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Krasimir Angelov
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Another editorial board has just resigned en masse from an Elsevier journal -- not in maths unfortunately, but it would be great if this form of protest could catch on. One thing I like about it is that they are resigning not because of any particularly egregious sin by Elsevier, but just because they've finally had enough of Elsevier's business model, which Elsevier are understandably unwilling to change.

Elsevier has a typically weaselly reply:

We regret that the editors of Lingua have chosen to step down from the journal. The editors will continue in their role for the remainder of this year, after which editorial responsibility will pass to a new team. We will continue our work to maintain Lingua’s high standards into the future. Lingua is widely available to the academic community. It has a range of open access options and is also included in the Research for Life initiatives, enabling access for researchers worldwide. We appreciate the editors’ work on the journal over the years and wish them well.

To those who are considering helping Elsevier to maintain Lingua's high standards, Stefan Müller, from the Free University of Berlin, has this to say:

You may be flattered by the offer of Elsevier but think twice: the good reputation of the journal was built by researchers like us. This reputation is now transferred to the new journal. If you work for Elsevier you are basically doing harm to your community and you will not profit from the reputation of the journal since it is gone now and Elsevier as such has a rather bad reputation because of the ways in which they act commercially and in terms of copyrights …. I would not hire anybody who did something like that and I would object in any search committee I am involved in.

Ouch!

Another choice paragraph concerns the money that the managing editor will have to give up when they move to a new, open access platform.

By quitting his position, Rooryck will give up his current compensation from Elsevier, which he said is about 5,000 euros (about $5,500) a year. He said the pay is minimal for the two to three days a week he works on the journal. "I would be better off going to flip burgers in that time," he said.

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#TBT Neil Armstrong, Mike Collins and me in quarantine after our #Apollo11 mission. I was telling my Mission Director Christina that although we were in quarantine to keep our germs in, that didn't mean it kept things out. There was a crack in the floor and one day we noticed tiny ants coming up through it. We found that amusing.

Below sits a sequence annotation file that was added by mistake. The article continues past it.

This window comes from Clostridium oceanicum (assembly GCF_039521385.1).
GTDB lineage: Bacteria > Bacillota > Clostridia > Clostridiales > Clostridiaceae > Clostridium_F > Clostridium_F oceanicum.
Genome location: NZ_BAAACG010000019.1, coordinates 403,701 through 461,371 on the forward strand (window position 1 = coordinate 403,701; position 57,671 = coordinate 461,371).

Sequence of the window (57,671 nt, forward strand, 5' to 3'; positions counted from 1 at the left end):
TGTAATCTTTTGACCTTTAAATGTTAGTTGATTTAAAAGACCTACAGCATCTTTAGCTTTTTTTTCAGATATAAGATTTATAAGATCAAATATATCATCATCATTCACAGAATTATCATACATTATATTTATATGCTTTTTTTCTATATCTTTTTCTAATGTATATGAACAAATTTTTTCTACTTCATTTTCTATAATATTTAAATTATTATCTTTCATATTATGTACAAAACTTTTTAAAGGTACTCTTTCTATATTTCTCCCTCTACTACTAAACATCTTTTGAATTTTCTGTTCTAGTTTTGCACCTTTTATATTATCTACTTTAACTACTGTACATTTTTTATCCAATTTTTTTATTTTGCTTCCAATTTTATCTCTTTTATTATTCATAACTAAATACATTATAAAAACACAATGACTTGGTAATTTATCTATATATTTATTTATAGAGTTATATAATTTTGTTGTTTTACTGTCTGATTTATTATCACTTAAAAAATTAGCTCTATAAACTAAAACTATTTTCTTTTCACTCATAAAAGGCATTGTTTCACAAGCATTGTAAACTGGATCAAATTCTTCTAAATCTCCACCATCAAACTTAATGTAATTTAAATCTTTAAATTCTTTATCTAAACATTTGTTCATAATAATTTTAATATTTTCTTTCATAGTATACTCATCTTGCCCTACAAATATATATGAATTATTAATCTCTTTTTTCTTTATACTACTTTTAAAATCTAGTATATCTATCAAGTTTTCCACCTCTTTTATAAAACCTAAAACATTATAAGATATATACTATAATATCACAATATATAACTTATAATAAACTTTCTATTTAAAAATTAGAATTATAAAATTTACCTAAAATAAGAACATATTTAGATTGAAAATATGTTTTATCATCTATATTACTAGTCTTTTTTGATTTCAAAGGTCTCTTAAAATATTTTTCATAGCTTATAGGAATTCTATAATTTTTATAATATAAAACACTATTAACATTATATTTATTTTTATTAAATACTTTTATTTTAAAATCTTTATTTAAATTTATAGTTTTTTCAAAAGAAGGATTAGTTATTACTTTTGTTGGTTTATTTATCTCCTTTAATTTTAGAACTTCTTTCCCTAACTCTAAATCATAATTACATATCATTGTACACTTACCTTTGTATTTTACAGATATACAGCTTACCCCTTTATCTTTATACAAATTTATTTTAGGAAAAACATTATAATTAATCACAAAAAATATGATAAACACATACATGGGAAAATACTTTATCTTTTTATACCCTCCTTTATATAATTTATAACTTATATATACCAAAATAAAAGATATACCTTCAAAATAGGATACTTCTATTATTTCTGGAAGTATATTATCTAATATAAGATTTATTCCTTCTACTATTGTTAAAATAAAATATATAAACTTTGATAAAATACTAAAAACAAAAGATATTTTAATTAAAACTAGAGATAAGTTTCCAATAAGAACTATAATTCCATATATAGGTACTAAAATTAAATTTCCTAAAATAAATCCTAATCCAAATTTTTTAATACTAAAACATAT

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GF Offline Translator in akademisk kvart

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I have missed this: that's an extremely innovative use of sensor fusion for touch screen devices. Can't wait to have this!

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Yesterday's super moon from our kitchen.
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Today we released the first prototype of the "Human Language Compiler".  This is a natural language translator based on ideas from programming language compilers, i.e. unlike many other translators we use formal grammars. The prototype supports translation between any pair of the supported eleven languages and it works completely offline. As far as I know this is the smallest such translator. The total size of the application is 23Mb. There is still a lot to be done. Primarily there are many errors and holes in the dictionaries. However, in the open-source spirit we decided to release earlier rather than never (i.e. when it becomes perfect).

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The guys who came up with “public static void main” were probably kidding, the problem is that most people didn't get it was a joke. The infamous HelloWorld in all its boo glory:

print("Hello, world!")

“public static void main”, that was a good one!

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Alhambra & Granada (November 2012) (117 снимки)
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If you have an unsolved research problem, try to take an overnight train to the next conference or project meeting. This will give you the peace and the concentration that you need for solving it. My trip to Utrecht was quite fruitful. Now we seem to have fast and robust GF parser . 
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